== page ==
Facebook Live may be all the rage now, but before Facebook Live, there was YouNow, a live streaming social platform that’s gained the attention of publishers from Refinery29 to The Huffington Post to MTV.
Launched in 2011, YouNow is a social network that lets its users (mostly 24 and under) broadcast themselves to peers and fans in real time. While other live streaming platforms have time limits (Facebook’s is 90 minutes), YouNow users can broadcast themselves as long as they want and interact with viewers as their comments appear in real time. Founder Adi Sideman claims YouNow gets 100 million user sessions a month and 150,000 live broadcasts a day, with users averaging 50 minutes a day on the platform.
Refinery29 broadcasts once or twice a week, and had 9,500 fans and more than 450,000 views as of April 12. In the videos — which have an unpolished look befitting the platform — staffers discuss politics, entertainment, fashion.
On one called Messy Eaters, the hosts talk about food trends while making gooey snacks like cookie sandwiches. “The realness comes with that raw and unfinished look,” said Amy Emmerich, Refinery29’s chief content officer.
People used YouNow to chat with fans from the Oscar’s red carpet. The Time Inc. title enlisted Jack Douglass, a social media influencer with 194,000 fans on YouNow, to chat up fans while comments streamed in. “They literally embedded his broadcast into their own broadcast, which is exactly how this format is evolving: ‘Let’s let people jump into the experience’,” Sideman said approvingly.
People is also active on Facebook Live video and Snapchat, but YouNow gave it a way to talk directly to a ready-made audience of young viewers, said JJ Miller, executive producer for video of People and Entertainment Weekly.
“It’s a younger platform, and the engagement is extraordinary,” Miller said. “They told us there was a 43 percent engagement rate. That’s high for any platform.”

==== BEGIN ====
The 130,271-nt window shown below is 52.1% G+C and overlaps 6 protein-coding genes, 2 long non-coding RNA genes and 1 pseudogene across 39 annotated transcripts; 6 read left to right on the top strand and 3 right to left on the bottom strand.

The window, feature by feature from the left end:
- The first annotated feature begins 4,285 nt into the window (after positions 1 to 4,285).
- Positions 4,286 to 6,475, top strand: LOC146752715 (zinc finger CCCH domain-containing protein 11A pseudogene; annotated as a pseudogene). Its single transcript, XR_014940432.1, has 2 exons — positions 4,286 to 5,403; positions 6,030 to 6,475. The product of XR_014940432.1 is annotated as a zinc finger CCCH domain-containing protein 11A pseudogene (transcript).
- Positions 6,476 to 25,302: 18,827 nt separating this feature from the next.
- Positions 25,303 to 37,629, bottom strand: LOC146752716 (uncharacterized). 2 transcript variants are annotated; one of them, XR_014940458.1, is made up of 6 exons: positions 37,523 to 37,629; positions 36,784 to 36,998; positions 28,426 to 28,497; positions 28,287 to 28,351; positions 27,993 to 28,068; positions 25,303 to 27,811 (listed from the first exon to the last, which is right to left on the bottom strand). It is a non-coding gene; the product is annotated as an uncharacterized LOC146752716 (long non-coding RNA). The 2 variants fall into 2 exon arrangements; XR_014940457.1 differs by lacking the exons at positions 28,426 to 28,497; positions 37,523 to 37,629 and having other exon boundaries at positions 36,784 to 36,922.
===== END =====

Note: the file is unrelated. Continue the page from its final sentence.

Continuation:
Elsewhere, Huffington Post has 35,200 fans and nearly 400,000 views as of April 12 on YouNow, where its social media editor Lauren Zupkus chats with influencers such as YouTubers Jordan Doww and Josh Tryhane on a weekly show. MTV has 180,000 fans on the platform. BuzzFeed also has experimented with it.
YouNow makes money by taking a cut of the tips that viewers can leave on the site to reward broadcasters, but it doesn’t stand in the way of publishers or other broadcasters promoting their own sites or advertisers’ goods for revenue and has no plans to charge publishers for using the platform.
YouNow is distinct among social platforms in that it’s built around broadcasters addressing their audience and users interacting in real time. More so than other social platforms dominated by youth, publishers have to get out of their comfort zone with YouNow, with its live, uncensored vibe, but they can win new fans if they get it right, observers said.
Emily Anatole, associate editorial director at The Cassandra Report, said the consulting firm’s research has shown that young people can forge strong bonds with people even if their connection is limited to online, and publishers can benefit from that. “That can do even more for a publisher than getting pageviews back to your site,” she said. Refinery’s Emmerich said the platform is a good place to experiment for Facebook Live and gain brand exposure (Refinery has adapted Messy Eaters to Facebook Live based on its success on YouNow), as well as being a motivational tool for the publisher’s young staff that’s always looking for the next challenge.
Brian Solis, principal analyst at Altimeter Group, said while YouNow offers a way for publishers to humanize themselves and take advantage of the community there, that distinctiveness means they need to be all the more careful about studying it before jumping on board, though. To make sure they’re adding entertainment value, brands should start by looking at what kinds of content is popular on the site right now, said MaryLeigh Bliss, chief content officer at Ypulse.
As with other social spaces, brands have to tread carefully so they don’t look like they’re barging in unwelcome on private conversations. With its live, unfiltered comment stream and young user base, YouNow can make for a risky combination that publishers need to be comfortable with.
People did its due diligence for its Oscars video, vetting Jack Douglass and his audience before enlisting him as host. But Miller said publishers can only control so much when jumping on a new platform.
“You can’t control it, and you have to be O.K. with that,” People’s Miller said. “[Audience members] might say things you don’t like. That is the comfort zone you have to get used to. You get humor, you get spontaneity.”
Image courtesy of YouNow/Refinery29.
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